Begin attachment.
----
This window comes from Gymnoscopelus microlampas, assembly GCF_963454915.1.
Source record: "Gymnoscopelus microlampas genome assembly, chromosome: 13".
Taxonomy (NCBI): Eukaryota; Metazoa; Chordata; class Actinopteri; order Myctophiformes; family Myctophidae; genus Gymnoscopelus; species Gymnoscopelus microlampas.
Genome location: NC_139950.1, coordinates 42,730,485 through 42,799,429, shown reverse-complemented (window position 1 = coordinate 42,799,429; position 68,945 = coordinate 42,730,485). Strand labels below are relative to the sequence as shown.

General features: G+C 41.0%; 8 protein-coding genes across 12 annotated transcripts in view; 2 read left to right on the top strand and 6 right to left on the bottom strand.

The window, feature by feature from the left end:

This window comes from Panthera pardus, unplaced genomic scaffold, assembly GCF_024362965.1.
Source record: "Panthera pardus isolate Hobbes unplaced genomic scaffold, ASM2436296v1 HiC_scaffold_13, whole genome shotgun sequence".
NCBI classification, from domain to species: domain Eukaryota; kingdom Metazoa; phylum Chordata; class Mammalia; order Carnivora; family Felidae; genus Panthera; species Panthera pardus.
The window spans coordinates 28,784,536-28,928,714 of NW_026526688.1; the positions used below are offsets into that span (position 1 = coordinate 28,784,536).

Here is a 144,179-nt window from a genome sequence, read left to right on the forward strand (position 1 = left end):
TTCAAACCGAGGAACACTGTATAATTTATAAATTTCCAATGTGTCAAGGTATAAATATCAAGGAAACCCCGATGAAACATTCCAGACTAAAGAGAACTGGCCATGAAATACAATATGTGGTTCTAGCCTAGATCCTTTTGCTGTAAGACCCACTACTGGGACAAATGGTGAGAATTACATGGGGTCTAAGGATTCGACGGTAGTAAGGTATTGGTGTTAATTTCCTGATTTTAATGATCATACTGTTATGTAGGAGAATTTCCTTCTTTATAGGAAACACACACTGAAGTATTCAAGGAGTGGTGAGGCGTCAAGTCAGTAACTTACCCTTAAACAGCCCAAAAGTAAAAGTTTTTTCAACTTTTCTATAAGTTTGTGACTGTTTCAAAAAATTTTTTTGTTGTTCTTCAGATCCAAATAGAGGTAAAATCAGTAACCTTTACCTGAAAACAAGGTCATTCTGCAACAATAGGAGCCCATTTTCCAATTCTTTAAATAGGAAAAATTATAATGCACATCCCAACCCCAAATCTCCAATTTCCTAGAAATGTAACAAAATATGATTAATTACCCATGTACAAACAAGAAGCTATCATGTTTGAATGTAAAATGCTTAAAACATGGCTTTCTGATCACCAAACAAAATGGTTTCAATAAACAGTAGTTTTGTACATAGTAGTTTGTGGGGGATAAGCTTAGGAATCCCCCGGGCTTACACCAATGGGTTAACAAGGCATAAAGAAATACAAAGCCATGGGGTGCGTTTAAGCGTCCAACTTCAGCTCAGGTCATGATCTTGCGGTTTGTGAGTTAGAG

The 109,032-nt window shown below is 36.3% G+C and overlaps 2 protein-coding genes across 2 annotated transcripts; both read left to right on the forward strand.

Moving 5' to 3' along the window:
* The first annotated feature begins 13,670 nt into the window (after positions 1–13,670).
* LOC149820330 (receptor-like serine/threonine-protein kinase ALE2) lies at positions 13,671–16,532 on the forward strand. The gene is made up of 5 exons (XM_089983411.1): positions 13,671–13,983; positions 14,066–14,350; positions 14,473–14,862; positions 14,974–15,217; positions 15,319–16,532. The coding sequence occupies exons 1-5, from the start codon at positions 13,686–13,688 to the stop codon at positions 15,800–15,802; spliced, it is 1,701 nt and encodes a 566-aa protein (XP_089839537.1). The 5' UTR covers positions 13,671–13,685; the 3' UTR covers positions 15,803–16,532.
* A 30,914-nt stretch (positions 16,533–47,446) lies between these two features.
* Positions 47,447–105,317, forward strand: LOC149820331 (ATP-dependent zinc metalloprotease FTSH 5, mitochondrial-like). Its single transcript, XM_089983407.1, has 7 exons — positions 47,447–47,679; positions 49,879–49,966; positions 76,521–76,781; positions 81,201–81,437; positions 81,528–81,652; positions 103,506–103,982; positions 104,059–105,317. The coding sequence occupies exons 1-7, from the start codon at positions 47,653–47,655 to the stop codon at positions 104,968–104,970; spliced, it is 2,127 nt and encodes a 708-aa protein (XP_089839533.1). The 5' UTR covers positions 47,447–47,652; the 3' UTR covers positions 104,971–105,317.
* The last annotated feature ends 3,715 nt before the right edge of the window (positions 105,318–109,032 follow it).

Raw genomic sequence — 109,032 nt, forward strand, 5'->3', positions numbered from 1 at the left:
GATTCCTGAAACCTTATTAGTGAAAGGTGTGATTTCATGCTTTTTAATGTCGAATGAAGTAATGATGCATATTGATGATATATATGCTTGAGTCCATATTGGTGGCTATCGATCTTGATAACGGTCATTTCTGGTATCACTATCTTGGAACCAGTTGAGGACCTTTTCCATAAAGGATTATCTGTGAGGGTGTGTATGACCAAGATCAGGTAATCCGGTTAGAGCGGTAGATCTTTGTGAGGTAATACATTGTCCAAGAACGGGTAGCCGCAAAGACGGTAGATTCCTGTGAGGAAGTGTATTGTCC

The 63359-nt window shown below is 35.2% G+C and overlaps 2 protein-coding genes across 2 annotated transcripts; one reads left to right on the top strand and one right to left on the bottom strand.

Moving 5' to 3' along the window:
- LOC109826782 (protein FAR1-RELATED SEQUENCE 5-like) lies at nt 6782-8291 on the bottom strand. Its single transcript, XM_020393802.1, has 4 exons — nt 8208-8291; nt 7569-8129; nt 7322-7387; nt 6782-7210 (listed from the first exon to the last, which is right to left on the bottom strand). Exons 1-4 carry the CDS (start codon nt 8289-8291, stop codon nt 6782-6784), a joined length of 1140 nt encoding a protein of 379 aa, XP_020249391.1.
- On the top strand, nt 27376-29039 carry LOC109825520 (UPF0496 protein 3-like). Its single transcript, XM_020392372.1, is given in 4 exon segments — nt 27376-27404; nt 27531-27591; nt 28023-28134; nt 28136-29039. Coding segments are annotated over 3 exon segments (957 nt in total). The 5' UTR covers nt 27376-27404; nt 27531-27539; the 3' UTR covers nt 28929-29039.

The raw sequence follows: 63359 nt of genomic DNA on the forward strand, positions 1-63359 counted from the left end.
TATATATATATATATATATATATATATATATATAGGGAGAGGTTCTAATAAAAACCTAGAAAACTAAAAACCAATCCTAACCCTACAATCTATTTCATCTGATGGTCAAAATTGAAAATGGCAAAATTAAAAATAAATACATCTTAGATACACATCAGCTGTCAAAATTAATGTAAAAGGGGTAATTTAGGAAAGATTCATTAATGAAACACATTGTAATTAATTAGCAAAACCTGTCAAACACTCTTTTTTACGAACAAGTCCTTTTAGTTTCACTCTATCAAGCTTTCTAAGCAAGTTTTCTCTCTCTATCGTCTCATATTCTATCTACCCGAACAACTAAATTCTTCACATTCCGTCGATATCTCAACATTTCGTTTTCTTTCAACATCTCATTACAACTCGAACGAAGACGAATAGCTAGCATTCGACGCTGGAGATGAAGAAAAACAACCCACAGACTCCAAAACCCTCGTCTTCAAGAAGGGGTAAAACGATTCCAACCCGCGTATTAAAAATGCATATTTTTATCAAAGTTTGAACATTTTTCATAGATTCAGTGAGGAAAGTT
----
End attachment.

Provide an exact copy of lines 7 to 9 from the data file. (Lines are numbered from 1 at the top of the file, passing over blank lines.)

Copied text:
This window comes from Panthera pardus, unplaced genomic scaffold, assembly GCF_024362965.1.
Source record: "Panthera pardus isolate Hobbes unplaced genomic scaffold, ASM2436296v1 HiC_scaffold_13, whole genome shotgun sequence".
NCBI classification, from domain to species: domain Eukaryota; kingdom Metazoa; phylum Chordata; class Mammalia; order Carnivora; family Felidae; genus Panthera; species Panthera pardus.